When Duty Called …
We know today that during the disastrous meltdown at the Fukushima facilities, most of the nuclear plant workers, those highly trained individuals, bold and brave, willing to stay when everything is going wrong and a possible disaster threatens us all, when confronted with an actual nuclear disaster decided to take a day off and fled the scene.
Goodness! Does this call into question all those scenarios where the nuclear plant is in trouble and the steely eyed, workers (who will be played by Tom Cruise in the later film) work those controls, klaxons sounding in the background, and bring that reactor back from the brink?
The government and TEPCO kept this from their public and us until now. It’s embarrassing. After all, if you’ve telling a story of courage and stalwart endurance in the face of nation-wide danger, the revelation that the last ditch defenders against nuclear disaster were searching their pockets for car keys may be less than edifying.
If you think this constitutes an argument against nuclear energy, you’re right.Those systems designed to stop nuclear disaster aren’t all automatic. They need human guidance, and if the workers flee, only the thinnest of chances protects us from disaster.
Business Ethics Implications –
The workers violated their duty to their nation, friends and relatives by leaving their stations. It seems obvious that TEPCO, the utility company, did not properly prepare for the incident and its management handled the events poorly. The Japanese government and TEPCO have actively suppressed information regarding the incident and its aftermath.
If you are a student writing a paper about an incident in which a lack of business ethics actively contributed to the disaster, this is a good topic with abundant sources.
Panicked workers abandoned Fukushima as the nuclear disaster unfolded, report reveals
As a nuclear disaster began to unfold at the Fukushima No. 1 plant, a full 650 of the 720 workers on hand panicked and abandoned the scene, a previously undisclosed report reveals.
That’s a very different version of events than the one put forward by TEPCO, the plant’s operator, which has said that it evacuated most of its workers, leaving a small, dedicated team behind to risk their lives fighting to contain the crisis. …
When Duty Called,
They Did Not Hesitate,
They Ran Like Hell.
(my thoughts, not in the original article, jp)
The Japanese government confirmed the report, but did not explain why it had been kept secret. TEPCO countered only that Yoshida’s vague order to withdraw to “low radiation areas” technically could have referred to the No. 2 plant, and said that it therefore didn’t consider those workers to have violated orders.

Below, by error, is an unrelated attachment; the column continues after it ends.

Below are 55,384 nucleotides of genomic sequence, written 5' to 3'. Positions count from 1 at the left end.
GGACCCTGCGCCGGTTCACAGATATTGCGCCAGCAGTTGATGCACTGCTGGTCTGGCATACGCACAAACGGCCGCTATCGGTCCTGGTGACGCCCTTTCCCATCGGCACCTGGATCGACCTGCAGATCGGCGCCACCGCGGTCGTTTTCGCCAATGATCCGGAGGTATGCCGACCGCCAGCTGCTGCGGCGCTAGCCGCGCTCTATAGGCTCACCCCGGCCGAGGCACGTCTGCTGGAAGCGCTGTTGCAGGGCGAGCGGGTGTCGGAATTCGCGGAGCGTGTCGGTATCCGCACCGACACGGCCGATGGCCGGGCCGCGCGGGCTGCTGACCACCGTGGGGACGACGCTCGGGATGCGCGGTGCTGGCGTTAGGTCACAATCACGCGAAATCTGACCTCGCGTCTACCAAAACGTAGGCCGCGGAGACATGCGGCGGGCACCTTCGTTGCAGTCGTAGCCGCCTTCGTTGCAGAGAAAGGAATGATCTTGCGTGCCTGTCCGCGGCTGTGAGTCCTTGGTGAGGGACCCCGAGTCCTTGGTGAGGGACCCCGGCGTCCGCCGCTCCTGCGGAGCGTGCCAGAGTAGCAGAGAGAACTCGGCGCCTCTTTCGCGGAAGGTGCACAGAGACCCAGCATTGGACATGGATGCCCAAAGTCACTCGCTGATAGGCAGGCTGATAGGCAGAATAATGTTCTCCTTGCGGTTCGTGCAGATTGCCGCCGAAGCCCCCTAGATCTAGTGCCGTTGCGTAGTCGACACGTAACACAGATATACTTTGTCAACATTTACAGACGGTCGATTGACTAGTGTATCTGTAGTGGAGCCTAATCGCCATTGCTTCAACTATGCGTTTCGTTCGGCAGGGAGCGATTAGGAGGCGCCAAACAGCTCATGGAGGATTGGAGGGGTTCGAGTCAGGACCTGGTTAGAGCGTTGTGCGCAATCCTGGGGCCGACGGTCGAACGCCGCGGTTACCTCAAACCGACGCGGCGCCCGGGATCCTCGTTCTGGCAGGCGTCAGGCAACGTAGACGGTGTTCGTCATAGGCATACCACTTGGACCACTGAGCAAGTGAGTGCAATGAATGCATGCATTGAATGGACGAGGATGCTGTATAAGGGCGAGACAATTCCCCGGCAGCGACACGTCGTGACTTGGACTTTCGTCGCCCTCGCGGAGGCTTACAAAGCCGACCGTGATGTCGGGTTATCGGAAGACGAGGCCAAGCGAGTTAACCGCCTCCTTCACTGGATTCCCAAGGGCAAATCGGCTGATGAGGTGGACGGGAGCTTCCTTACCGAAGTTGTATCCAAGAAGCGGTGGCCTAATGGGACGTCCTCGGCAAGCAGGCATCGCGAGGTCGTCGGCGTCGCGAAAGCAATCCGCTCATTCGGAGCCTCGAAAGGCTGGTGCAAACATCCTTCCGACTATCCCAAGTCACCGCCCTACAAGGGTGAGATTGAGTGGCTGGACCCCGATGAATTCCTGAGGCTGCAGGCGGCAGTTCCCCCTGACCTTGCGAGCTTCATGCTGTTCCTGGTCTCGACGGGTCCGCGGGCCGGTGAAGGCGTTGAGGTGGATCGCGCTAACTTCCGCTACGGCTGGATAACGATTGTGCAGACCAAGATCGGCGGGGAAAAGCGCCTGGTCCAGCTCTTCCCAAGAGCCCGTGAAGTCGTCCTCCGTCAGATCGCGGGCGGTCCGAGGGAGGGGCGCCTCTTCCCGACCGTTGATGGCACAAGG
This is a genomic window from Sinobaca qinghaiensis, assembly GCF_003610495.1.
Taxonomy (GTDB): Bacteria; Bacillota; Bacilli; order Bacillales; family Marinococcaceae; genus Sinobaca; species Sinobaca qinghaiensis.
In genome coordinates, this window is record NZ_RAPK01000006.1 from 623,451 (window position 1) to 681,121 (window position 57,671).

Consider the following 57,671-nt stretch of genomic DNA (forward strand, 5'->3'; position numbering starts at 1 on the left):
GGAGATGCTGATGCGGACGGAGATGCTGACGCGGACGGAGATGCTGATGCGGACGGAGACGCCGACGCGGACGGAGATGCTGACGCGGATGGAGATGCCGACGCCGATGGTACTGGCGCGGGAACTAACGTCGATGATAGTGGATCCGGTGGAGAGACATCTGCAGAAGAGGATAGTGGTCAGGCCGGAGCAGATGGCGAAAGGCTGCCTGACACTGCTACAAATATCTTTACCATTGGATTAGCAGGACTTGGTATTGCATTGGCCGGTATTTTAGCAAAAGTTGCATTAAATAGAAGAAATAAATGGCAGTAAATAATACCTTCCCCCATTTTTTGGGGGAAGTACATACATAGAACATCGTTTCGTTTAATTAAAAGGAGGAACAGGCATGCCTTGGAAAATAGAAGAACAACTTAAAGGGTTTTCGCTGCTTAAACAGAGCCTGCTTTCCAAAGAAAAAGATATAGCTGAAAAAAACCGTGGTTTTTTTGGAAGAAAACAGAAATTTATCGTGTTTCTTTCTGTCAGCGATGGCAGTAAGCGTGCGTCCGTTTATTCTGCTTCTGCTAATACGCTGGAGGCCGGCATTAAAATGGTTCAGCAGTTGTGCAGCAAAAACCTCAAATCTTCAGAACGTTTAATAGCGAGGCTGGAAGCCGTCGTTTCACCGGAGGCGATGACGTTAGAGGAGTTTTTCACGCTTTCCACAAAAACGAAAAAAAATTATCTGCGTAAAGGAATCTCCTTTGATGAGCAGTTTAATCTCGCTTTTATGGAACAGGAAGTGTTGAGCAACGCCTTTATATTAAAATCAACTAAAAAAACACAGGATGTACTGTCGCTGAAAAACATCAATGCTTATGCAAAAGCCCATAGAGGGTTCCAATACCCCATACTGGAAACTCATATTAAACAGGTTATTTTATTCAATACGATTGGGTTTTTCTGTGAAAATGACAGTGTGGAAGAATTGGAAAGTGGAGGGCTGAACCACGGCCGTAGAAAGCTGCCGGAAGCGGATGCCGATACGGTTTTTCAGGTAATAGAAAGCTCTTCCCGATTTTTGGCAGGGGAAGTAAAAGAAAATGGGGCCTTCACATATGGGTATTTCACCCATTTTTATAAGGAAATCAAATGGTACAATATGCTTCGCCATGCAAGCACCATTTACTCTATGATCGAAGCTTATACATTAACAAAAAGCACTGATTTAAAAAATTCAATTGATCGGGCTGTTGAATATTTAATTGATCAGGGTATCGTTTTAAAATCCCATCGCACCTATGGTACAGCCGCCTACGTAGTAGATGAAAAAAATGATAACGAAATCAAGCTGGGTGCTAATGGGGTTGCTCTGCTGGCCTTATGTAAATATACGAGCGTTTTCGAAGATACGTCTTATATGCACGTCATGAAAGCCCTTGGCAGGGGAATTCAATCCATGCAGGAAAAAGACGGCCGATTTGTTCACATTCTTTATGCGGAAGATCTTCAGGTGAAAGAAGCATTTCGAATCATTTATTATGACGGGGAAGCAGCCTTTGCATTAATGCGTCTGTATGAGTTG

That the plant experienced such a severe breakdown in its chain of command during the 2011 earthquake and tsunami becomes all the more relevant as the Japanese government moves to restart the country’s other nuclear reactors, which were temporarily shut down after the disaster. As the Asahi article notes, “Yoshida’s testimony raises questions about whether utility workers can be depended upon to remain at their posts in the event of an emergency.”
From Around the Web.
From the web site, Japan Safety, Nuclear Power Updates.
Tepco under-calculated radiation exposure for 142 Fukushima workers — RT
” Tokyo Electric Power Co. underestimated internal radiation exposure of 142 workers involved in immediate emergency operations at the damaged Fukushima No. 1 nuclear power plant in March 2011, according to Japan’s Health, Labor and Welfare Ministry.
After reexamining exposure records provided by TEPCO, the Ministry said Tuesday it had increased the 142 workers’ radiation data by an average of 5.86 millisieverts, The Asahi Shimbun reported.
The Ministry said one male employee was exposed to 180 millisieverts. He was initially reported to have been exposed to around 90 millisieverts.
Two other workers were exposed to radiation of 50 to less than 100 millisieverts, the Ministry found.
According to the International Commission on Radiological Protection a person should be exposed to no more than one millisievert per year from all sources of radiation, though it says only doses of more than 100 millisieverts are associated with a higher risk of cancer.
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